Sacred Circle participants contribute to a learning circle discussing Indigenous Urban Ministry on Tuesday, Aug. 18.

To listen is to learn at Sacred Circle

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The value of listening was an important lesson drawn from the Truth and Reconciliation Commission of Canada.

Reconciliation between Indigenous and non-Indigenous people, the Commission argued, required listening to the stories of those who endured the intergenerational trauma of the Indian residential school system.

For non-Indigenous members of the Anglican Church of Canada, a similar lesson has unfolded in recent decades. As the church grappled with its historic role in administering residential schools, the voice of Indigenous Anglicans grew stronger in calling for a new relationship based on self-determination.

This background is at the forefront of my mind as an official listener at the eighth national Anglican Indigenous Sacred Circle in Port Elgin, Ont.

Attending Sacred Circle would be a learning experience for any Anglican. But for a non-Indigenous church employee specifically tasked with listening, the event provides a golden opportunity for “turning [my] ear to wisdom and applying [my] heart to understanding.” (Proverbs 2:2)

The Sacred Circle handbook states that the duty of a listener is to “participate in the life of the Circle as appropriate … to listen and then tell the Circle what they heard.”

While reporting on the Sacred Circle for Anglican.ca, my boundaries of participation remained vague and undefined on the dawn of Aug. 17 as I watched volunteers attempt to light the Sacred Fire.

Matt Gardner at Sacred Fire-1
The author (standing, red shirt) prepares to join volunteers attempting to light the Sacred Fire.

When fire-keeper Steven Darden called for any young men to help, I was unsure at first whether or not I could join in. Approving nods inspired me to help others rubbing the wooden spindle on the fireboard, and I felt the bond with my fellow volunteers grow as we tried to set the tinder nest alight.

As would be the case over the ensuing days, when I sat in on Talking and Listening Circles, mostly staying silent and taking down notes for group representatives, my main goal was to support those around me while learning as much as I could.

The second full day of Sacred Circle on Aug. 18 offered just as much opportunity in that regard as the first. Breaking into Talking Circles for gospel-based discipleship early in the morning, I listened to interpretations of Matthew 19:23-30 that highlighted the richness of God’s blessings and the signs that often point to it.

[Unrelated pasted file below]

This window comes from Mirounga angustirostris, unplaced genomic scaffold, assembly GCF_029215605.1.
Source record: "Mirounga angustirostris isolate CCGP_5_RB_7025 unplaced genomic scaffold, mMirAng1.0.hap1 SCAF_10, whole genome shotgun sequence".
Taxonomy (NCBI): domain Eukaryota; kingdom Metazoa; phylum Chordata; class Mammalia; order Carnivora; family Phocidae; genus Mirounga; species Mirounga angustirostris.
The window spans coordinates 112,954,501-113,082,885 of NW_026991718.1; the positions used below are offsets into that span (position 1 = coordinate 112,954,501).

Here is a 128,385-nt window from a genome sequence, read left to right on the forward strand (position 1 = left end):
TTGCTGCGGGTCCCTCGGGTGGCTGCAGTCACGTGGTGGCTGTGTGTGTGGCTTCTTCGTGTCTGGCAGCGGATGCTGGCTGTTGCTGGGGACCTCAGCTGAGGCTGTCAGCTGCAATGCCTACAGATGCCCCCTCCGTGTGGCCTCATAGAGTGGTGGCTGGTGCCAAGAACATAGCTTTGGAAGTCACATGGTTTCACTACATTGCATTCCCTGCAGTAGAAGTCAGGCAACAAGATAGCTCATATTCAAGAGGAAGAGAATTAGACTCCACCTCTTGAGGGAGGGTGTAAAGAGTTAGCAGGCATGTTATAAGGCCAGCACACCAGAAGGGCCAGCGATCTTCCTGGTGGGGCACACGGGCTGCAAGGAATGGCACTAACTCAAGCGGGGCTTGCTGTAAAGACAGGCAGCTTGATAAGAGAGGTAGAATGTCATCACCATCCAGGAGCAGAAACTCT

In the afternoon, I joined a Learning Circle on Indigenous Urban Ministry and learned about the varied experiences of Anglicans engaged in ministry with Indigenous city residents.

Participants noted the difficulty of city life for Indigenous people who are in a period of transition. With the comfort of reserve land gone, they often feel alone and turn to the church to find some sense of security and peace.

A repeated theme, however, was that many Indigenous people, despite often feeling a spiritual hunger following the residential school experience, do not feel welcomed as members of the church “family”—an unfortunate reality that must be addressed.

Listening paid particular dividends during a panel by members of the Primate’s Commission on the Doctrine of Discovery, Reconciliation and Justice.

Some of the most important lessons came from commission member Sol Sanderson, who offered a vivid history of how the seeds of prejudice, discrimination and cultural genocide embodied in the Doctrine of Discovery led to successive offensives by the Canadian government against Indigenous peoples—from residential schools to the 1969 White Paper—in effort to “solve” the “Indian problem.”

As a former chief of the Federation of Saskatchewan Indian Nations, Sol knew the destructive impact of colonial policies and the difficulty of lasting political change yet maintained an infectious optimism, with delegates applauding his statement that we must “de-colonize that Anglican Church one way or the other.”

Broaching the challenge of how the Anglican Church of Canada would implement reconciliation, Rev. Andrew Wesley sounded a common theme—the need to listen to residential school survivors, their families and their communities, and to learn about the Indigenous relationship with creation and the land.

I look forward to more listening and learning myself as Sacred Circle continues.


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